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Archive → June, 2012

Writing about the unpredictability of Joe Dumars for the Detroit Free Press

Alright, please allow me to be a newspaper geek for a second. Some of my first memories as a Pistons fan are reading Pistons stories and looking up stats in the newspaper with my dad. And not just any newspaper. It was always the Detroit Free Press. When it became clear at a pretty young age that I was not going to be the Pistons starting power forward some day, I took another path and tried something I was slightly better at, sports writing. It might sound nerdy, but ever since I’ve been writing as an adult, I’ve still always dreamed about seeing my byline in the Free Press.

Anyway, long story short, the Free Press has allowed Dan and I to write a weekly Pistons column for Freep.com. My first one is posted now. I wrote about Joe Dumars, namely how difficult it has become to figure out his end-game:

For the past two seasons, the organization has stressed the importance of patience with the young nucleus of Rodney Stuckey, Greg Monroe, Brandon Knight, Jonas Jerebko and now Andre Drummond, hoping that group can mature into the core players on a contending team.

That’s a striking difference to the Dumars of the past, who was aggressive on the trade market, who preferred established veterans to young players who needed time to reach their primes.

Whether you’re convinced of the organizational assessment that those players are destined to be a formidable playoff team soon or not, it’s at least easy to buy the logic behind it.

The Pistons needed to get younger, they have needed to take development of their young players more seriously so they quit watching productive players like Carlos Delfino, Arron Afflalo and Amir Johnson rot on their own bench only to be serviceable or better rotation players elsewhere. This new-found patience is a good thing. That is, if it is the actual strategy.

This week is the perfect example of the roller coaster that is Dumars — and, just to be clear, I don’t mean that as a derogatory description of him. He made his first trade in three years, giving up a first round draft pick to get out of the cumbersome Ben Gordon contract. Some people loved that move. Some people detested it. Then he drafted Andre Drummond with the ninth pick. Some people loved that move. Some people detested it. Then, with his first pick in the second round, people collectively scratched their heads a bit.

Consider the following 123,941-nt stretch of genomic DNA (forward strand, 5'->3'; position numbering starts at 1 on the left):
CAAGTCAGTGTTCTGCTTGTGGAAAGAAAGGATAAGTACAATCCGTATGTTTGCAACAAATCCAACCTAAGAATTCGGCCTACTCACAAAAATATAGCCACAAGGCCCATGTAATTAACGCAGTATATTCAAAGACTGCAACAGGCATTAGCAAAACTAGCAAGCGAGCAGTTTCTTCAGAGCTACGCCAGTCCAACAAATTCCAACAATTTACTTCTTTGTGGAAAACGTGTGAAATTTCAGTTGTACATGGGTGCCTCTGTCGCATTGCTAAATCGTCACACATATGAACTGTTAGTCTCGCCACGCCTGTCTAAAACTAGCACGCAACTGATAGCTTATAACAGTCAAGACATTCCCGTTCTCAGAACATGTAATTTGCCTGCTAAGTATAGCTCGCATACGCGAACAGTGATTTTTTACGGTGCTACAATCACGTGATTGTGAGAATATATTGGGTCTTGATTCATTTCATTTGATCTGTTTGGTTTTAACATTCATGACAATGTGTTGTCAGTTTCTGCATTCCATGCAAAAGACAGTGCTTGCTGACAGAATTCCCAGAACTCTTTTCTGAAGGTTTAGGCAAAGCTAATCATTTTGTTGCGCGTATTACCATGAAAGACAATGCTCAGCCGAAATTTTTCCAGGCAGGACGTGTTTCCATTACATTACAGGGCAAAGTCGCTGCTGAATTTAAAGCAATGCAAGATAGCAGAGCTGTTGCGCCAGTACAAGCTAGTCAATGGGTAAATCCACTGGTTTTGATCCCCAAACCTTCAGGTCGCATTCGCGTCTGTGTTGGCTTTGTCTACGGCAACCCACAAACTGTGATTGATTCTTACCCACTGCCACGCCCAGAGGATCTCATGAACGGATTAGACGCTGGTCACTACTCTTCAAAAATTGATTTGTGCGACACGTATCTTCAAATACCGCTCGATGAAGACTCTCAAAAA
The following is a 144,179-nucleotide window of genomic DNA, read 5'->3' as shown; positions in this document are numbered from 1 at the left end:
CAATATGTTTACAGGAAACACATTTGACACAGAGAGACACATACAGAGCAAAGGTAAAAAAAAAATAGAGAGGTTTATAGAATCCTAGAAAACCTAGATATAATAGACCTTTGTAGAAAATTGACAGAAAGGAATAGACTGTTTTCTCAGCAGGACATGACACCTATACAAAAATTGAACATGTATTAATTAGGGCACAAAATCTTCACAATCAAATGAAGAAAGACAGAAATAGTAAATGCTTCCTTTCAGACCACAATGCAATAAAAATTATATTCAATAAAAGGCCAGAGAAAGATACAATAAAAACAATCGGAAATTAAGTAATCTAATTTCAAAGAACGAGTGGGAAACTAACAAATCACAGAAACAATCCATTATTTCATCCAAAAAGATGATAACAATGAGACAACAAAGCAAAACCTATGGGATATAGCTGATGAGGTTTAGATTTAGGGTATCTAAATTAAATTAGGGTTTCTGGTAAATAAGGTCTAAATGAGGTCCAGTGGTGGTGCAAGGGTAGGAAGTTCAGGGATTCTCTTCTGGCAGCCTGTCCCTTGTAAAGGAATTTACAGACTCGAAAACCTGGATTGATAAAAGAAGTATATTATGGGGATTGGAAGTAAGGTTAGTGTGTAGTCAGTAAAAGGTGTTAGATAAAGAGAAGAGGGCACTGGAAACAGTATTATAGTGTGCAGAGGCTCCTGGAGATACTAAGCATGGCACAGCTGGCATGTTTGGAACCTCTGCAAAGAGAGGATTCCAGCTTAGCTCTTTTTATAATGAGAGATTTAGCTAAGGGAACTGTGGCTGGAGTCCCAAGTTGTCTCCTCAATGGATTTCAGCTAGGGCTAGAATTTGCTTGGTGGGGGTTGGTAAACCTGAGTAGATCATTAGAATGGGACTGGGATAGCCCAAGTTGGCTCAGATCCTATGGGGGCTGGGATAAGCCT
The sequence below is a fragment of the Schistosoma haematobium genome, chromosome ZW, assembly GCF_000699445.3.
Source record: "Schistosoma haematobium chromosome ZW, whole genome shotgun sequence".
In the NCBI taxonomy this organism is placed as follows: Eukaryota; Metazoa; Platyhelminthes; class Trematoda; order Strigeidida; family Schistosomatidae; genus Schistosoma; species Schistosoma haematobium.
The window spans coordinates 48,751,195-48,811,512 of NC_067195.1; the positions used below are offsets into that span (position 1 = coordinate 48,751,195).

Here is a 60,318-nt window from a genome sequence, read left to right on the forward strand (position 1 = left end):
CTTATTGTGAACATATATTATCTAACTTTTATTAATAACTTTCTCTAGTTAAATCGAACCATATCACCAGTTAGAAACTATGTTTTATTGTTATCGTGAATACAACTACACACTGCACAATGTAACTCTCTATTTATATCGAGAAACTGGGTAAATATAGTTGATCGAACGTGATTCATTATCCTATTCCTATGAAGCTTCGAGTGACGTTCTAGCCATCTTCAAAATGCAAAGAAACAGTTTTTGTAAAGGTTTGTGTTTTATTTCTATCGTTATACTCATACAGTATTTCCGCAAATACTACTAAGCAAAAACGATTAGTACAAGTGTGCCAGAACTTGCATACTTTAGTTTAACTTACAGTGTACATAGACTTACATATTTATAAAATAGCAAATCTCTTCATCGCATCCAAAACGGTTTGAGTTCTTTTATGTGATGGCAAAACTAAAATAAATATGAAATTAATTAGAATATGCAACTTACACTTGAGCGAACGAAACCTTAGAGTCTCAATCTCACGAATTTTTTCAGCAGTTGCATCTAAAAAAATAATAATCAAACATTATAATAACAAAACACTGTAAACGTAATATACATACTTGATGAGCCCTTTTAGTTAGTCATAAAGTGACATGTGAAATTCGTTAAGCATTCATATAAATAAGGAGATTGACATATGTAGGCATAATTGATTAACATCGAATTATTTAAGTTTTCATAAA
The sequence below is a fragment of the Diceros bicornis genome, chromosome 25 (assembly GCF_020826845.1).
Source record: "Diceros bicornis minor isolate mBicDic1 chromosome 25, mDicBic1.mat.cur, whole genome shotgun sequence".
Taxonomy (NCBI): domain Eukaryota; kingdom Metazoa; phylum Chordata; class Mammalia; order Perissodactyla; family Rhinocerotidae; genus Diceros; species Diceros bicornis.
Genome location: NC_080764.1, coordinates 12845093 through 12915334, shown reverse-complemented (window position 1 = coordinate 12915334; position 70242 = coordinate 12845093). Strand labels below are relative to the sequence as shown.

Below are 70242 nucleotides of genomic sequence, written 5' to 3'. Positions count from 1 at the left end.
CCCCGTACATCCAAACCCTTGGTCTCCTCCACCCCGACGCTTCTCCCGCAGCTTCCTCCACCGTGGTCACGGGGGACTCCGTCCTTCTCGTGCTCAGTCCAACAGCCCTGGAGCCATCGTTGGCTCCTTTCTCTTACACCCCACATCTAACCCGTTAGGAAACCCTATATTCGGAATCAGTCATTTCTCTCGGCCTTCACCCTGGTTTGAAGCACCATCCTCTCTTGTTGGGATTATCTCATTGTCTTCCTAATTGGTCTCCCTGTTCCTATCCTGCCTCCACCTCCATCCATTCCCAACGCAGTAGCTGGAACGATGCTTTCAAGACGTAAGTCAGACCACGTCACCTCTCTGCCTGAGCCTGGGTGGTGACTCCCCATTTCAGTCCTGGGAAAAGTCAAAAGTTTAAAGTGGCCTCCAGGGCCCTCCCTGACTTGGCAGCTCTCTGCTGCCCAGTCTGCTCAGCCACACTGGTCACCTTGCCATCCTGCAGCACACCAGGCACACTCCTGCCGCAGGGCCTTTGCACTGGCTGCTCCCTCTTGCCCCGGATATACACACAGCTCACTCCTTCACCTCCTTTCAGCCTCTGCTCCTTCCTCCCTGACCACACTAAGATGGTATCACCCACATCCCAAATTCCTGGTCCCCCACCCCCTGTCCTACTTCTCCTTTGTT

Dumars has a complex legacy as team president. His best moves make him look as brilliant as the league’s best GMs. His bad moves make him look among the league’s worst. There has never really been a middle ground with Dumars, and that has me both really excited about what he might do next and, to be honest, a little scared. You never know when his next great move is coming, but you also never know when he’s going to take a big gamble that doesn’t pay off. All just part of being a Pistons fan these days.

Vernon Macklin doesn’t receive qualifying offer from Pistons

Vince Ellis of the Detroit Free Press:

No qualifying offer for PF Vernon Macklin, thus he becomes an unrestricted free agent. Still on #Pistons summer league team.

#Pistons are really high on Vernon, but it’s a numbers game with roster likely at 14 and team can still use MLE. Still can sign him, tho.

This is the right move.

If the Pistons had extended Macklin a qualifying offer – $962,195 – he would have been a restricted free agent, meaning the Pistons could match any offer he receives from another team. The downside is that Detroit would have been committed to giving Macklin that one-year, $962,195 contract if that’s what Macklin wanted.

I can’t imagine other teams hold interest in Macklin, so that right to match offers was probably worthless. I also think Macklin would have accepted the qualifying offer immediately.

Now, if the Pistons want to bring back Macklin, they can offer him just a minimum contract – $762,195. And if the Pistons decide Macklin is no longer worthy of a roster spot, they can let him walk without penalty.

Recapping the 2012 NBA Draft for the Detroit Pistons

First of all, I just want to thank everyone who stopped by and read and commented tonight. Great and entertaining discussion in the comments all night. Here are some links to what we’ve posted so far:

Here are a few links to some coverage elsewhere that’s already up:

Dan Feldman is at the draft in New York Newark tonight, probably annoying PR people by requesting interviews. Not sure exactly what he’s planning to write, but we’ll definitely have a lot more content over the next few days. Draft Night is my favorite NBA event of the year, thanks for making it a lot of fun with all of your participation.

Detroit Pistons select Kim English with 44th pick in 2012 NBA Draft

OK … as I said in my last post, I profiled 51 prospects in this year’s Draft Dreams series. I was sure, sure that whoever the Pistons take would be among that 51. Unfortunately, because I didn’t see the Ben Gordon trade coming, I didn’t look at many second round shooting guards, so I have no English profile. Damn you, Dumars, and your unpredictable ways. But make no mistake, Kim English will be a very good addition. Loved this quote on ESPN’s draft coverage from Fran Fraschilla: